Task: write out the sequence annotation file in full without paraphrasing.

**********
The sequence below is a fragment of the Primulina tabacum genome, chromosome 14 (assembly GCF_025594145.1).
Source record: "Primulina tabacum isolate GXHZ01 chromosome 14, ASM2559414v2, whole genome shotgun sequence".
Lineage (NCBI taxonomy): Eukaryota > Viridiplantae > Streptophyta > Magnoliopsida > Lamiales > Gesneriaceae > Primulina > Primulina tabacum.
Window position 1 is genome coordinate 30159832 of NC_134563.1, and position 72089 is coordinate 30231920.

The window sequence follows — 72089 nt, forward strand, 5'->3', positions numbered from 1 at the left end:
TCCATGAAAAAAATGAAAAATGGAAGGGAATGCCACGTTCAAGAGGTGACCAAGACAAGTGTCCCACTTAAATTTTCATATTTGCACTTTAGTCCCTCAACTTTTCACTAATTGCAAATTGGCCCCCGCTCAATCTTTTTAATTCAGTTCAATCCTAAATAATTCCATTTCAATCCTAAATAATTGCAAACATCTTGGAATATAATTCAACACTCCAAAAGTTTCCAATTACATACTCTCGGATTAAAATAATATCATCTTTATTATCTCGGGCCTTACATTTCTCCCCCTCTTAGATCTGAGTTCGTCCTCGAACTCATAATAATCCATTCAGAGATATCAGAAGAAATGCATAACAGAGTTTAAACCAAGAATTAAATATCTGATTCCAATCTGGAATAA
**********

The sequence below is a fragment of the Primulina tabacum genome, chromosome 14 (assembly GCF_025594145.1).
Source record: "Primulina tabacum isolate GXHZ01 chromosome 14, ASM2559414v2, whole genome shotgun sequence".
Lineage (NCBI taxonomy): Eukaryota > Viridiplantae > Streptophyta > Magnoliopsida > Lamiales > Gesneriaceae > Primulina > Primulina tabacum.
Window position 1 is genome coordinate 30159832 of NC_134563.1, and position 72089 is coordinate 30231920.

The window sequence follows — 72089 nt, forward strand, 5'->3', positions numbered from 1 at the left end:
TCCATGAAAAAAATGAAAAATGGAAGGGAATGCCACGTTCAAGAGGTGACCAAGACAAGTGTCCCACTTAAATTTTCATATTTGCACTTTAGTCCCTCAACTTTTCACTAATTGCAAATTGGCCCCCGCTCAATCTTTTTAATTCAGTTCAATCCTAAATAATTCCATTTCAATCCTAAATAATTGCAAACATCTTGGAATATAATTCAACACTCCAAAAGTTTCCAATTACATACTCTCGGATTAAAATAATATCATCTTTATTATCTCGGGCCTTACATTTCTCCCCCTCTTAGATCTGAGTTCGTCCTCGAACTCATAATAATCCATTCAGAGATATCAGAAGAAATGCATAACAGAGTTTAAACCAAGAATTAAATATCTGATTCCAATCTGGAATAA